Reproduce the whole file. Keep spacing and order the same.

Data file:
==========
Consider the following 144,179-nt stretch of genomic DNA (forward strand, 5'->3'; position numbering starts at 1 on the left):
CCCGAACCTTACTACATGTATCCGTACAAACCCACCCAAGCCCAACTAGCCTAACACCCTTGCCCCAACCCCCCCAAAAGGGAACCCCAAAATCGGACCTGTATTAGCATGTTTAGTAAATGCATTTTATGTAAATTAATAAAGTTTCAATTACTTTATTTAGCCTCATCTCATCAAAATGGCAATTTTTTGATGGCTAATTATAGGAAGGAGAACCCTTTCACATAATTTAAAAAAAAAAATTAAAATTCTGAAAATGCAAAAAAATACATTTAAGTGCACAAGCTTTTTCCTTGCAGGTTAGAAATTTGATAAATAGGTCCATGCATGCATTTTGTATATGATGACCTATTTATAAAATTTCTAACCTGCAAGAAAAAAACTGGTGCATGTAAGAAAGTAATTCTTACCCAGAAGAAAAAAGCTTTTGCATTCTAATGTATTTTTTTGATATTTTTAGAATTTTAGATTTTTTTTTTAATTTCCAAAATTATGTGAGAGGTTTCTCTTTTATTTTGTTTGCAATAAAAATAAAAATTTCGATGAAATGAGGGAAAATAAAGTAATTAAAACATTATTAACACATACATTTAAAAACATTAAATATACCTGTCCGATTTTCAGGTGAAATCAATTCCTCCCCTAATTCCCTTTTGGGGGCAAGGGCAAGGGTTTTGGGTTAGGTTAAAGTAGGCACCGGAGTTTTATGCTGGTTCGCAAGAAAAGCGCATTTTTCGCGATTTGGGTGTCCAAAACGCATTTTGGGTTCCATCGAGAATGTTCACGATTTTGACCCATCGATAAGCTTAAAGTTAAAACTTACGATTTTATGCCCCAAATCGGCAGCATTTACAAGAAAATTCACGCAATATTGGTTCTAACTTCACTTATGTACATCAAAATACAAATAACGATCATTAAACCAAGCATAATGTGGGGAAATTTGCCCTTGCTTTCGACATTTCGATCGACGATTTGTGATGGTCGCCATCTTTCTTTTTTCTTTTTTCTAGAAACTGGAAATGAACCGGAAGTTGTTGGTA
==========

Consider the following 144,179-nt stretch of genomic DNA (forward strand, 5'->3'; position numbering starts at 1 on the left):
CCCGAACCTTACTACATGTATCCGTACAAACCCACCCAAGCCCAACTAGCCTAACACCCTTGCCCCAACCCCCCCAAAAGGGAACCCCAAAATCGGACCTGTATTAGCATGTTTAGTAAATGCATTTTATGTAAATTAATAAAGTTTCAATTACTTTATTTAGCCTCATCTCATCAAAATGGCAATTTTTTGATGGCTAATTATAGGAAGGAGAACCCTTTCACATAATTTAAAAAAAAAAATTAAAATTCTGAAAATGCAAAAAAATACATTTAAGTGCACAAGCTTTTTCCTTGCAGGTTAGAAATTTGATAAATAGGTCCATGCATGCATTTTGTATATGATGACCTATTTATAAAATTTCTAACCTGCAAGAAAAAAACTGGTGCATGTAAGAAAGTAATTCTTACCCAGAAGAAAAAAGCTTTTGCATTCTAATGTATTTTTTTGATATTTTTAGAATTTTAGATTTTTTTTTTAATTTCCAAAATTATGTGAGAGGTTTCTCTTTTATTTTGTTTGCAATAAAAATAAAAATTTCGATGAAATGAGGGAAAATAAAGTAATTAAAACATTATTAACACATACATTTAAAAACATTAAATATACCTGTCCGATTTTCAGGTGAAATCAATTCCTCCCCTAATTCCCTTTTGGGGGCAAGGGCAAGGGTTTTGGGTTAGGTTAAAGTAGGCACCGGAGTTTTATGCTGGTTCGCAAGAAAAGCGCATTTTTCGCGATTTGGGTGTCCAAAACGCATTTTGGGTTCCATCGAGAATGTTCACGATTTTGACCCATCGATAAGCTTAAAGTTAAAACTTACGATTTTATGCCCCAAATCGGCAGCATTTACAAGAAAATTCACGCAATATTGGTTCTAACTTCACTTATGTACATCAAAATACAAATAACGATCATTAAACCAAGCATAATGTGGGGAAATTTGCCCTTGCTTTCGACATTTCGATCGACGATTTGTGATGGTCGCCATCTTTCTTTTTTCTTTTTTCTAGAAACTGGAAATGAACCGGAAGTTGTTGGTA